The Inn of Chicago is a former boutique hotel just east of the Magnificent Mile. It’s surrounded by luxury hotels and restaurants as throngs of tourists walk by. But a closer look reveals a tight security presence around the building. Families with young children play and walk the perimeter. The Inn is now a shelter for migrant families seeking asylum.
Roughly 10,000 new arrivals have come to Chicago since August of last year — and more than 4,000 of them are living in shelters across the city. To serve these migrants, city officials are currently operating 10 shelters and respite centers in neighborhoods across the city — including the Inn in Streeterville. Some of these shelters have been met with pushback because residents argue the resources dedicated to asylum-seekers should instead be poured into their own disinvested communities. But no neighborhood or section of the city is exclusively bearing the responsibility of providing a place to eat and sleep for asylum-seekers. Shelters span from Woodlawn to West Ridge, from Humboldt Park to Streeterville.
“We know this is hard on all communities whether we’re going to Wilbur Wright or the park district … that’s why it’s important to have dialogue,” said Brandie Knazze, commissioner for the Chicago Department of Family and Support Services. “Immigrants have come and made Chicago the great city that it is and so we have to work together to find solutions.”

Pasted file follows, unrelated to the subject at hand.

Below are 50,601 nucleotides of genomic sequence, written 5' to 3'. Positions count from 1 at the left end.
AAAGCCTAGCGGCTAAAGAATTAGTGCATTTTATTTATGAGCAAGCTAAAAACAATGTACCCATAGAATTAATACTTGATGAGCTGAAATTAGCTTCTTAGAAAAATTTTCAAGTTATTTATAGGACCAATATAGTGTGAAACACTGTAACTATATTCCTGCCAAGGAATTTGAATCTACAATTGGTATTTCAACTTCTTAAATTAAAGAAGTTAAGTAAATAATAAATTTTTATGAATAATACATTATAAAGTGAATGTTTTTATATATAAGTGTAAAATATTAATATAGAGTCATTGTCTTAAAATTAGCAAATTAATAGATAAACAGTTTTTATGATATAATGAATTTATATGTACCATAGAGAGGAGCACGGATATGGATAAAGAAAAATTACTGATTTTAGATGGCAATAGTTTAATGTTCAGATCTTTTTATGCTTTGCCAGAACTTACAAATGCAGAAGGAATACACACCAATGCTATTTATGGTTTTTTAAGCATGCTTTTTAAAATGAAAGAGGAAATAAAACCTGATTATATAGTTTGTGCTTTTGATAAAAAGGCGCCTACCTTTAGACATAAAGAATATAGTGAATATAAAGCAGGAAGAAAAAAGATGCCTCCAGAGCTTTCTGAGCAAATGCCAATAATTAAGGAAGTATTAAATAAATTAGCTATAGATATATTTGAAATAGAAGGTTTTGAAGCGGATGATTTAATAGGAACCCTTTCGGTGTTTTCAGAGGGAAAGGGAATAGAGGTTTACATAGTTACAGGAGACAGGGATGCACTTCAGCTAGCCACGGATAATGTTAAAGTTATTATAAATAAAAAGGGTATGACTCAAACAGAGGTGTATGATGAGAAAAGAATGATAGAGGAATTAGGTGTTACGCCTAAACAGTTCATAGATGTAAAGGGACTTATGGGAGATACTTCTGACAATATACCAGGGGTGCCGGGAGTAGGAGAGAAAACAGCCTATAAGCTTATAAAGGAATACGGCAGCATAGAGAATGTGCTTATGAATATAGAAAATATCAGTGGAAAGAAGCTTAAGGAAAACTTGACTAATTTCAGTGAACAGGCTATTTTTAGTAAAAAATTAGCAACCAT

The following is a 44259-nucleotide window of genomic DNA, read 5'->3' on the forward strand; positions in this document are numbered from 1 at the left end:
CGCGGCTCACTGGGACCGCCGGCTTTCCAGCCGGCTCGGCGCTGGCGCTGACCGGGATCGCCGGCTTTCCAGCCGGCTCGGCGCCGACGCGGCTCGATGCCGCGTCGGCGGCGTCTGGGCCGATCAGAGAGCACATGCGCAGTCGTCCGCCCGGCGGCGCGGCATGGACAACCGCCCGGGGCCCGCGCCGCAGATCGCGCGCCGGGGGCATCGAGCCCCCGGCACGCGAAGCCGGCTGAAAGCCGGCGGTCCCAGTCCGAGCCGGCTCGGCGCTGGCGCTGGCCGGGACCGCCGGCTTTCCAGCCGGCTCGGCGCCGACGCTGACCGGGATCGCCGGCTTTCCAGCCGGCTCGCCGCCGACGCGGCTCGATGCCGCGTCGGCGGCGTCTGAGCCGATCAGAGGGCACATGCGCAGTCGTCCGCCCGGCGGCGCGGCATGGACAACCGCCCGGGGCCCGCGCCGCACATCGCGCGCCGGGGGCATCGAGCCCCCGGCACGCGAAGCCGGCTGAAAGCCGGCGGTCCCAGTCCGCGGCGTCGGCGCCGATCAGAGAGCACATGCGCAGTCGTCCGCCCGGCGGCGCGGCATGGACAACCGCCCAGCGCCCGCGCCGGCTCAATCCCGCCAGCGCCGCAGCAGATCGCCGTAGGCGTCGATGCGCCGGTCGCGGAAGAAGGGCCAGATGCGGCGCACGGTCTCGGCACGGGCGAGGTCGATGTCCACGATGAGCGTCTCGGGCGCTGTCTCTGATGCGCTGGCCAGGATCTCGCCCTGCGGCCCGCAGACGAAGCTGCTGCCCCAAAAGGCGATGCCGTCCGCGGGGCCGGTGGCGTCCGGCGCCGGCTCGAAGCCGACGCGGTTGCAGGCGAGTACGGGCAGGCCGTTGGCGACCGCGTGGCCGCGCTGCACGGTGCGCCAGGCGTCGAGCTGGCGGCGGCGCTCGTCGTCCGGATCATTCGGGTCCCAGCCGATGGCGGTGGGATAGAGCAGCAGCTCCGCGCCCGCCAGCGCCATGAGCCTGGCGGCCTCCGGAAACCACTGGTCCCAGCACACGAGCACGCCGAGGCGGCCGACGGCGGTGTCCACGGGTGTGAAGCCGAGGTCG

Knazze said the city looks for large congregate spaces that are at least 50,000 square feet, with areas for people to eat and socialize. Other considerations include whether the city already owns the property, laundry access, private outdoor space and Wi-Fi — so new arrivals can connect with their families and learn about their new neighborhoods.
Knazze said they’re constantly looking for new shelters to help relieve the pressure that’s been placed on police district stations citywide.
“We have young babies that are sleeping on the floor,” she said. “Putting a roof over someone’s head, making sure they’re able to eat and get medical care and case management is really important.”
As of Tuesday, 552 new arrivals were awaiting temporary shelter placement at police district stations.
In Roseland, Another Chance Church sheltered single men starting in the fall. Pastor Kenyatta Smith said the local response was mixed — at first.
“As time went on, the community really wrapped around, seeing what they could do to help,” Smith said. “Once a person identifies our fellow brothers and sisters who need help, the heart kicks in.”
Smith said congregants and community organizations made sure asylum-seekers had shoes and winter coats.
Twenty-seven miles north in West Ridge, the former High Ridge YMCA is housing families. A block away, Bari Fleischer works at the Blitstein Institute, an Orthodox Jewish women’s college. She said the first time she interacted with an asylum-seeker from the YMCA was when a woman approached her in the parking lot with her students. The woman said she couldn’t afford food or clothing for her 7-year-old daughter and asked if Fleischer knew of any work.
“In my horribly broken Spanish I did my best — I told her I would bring her clothing from my son’s wardrobe — it’s boys clothing — but I would help in any way that I could,” Fleischer said.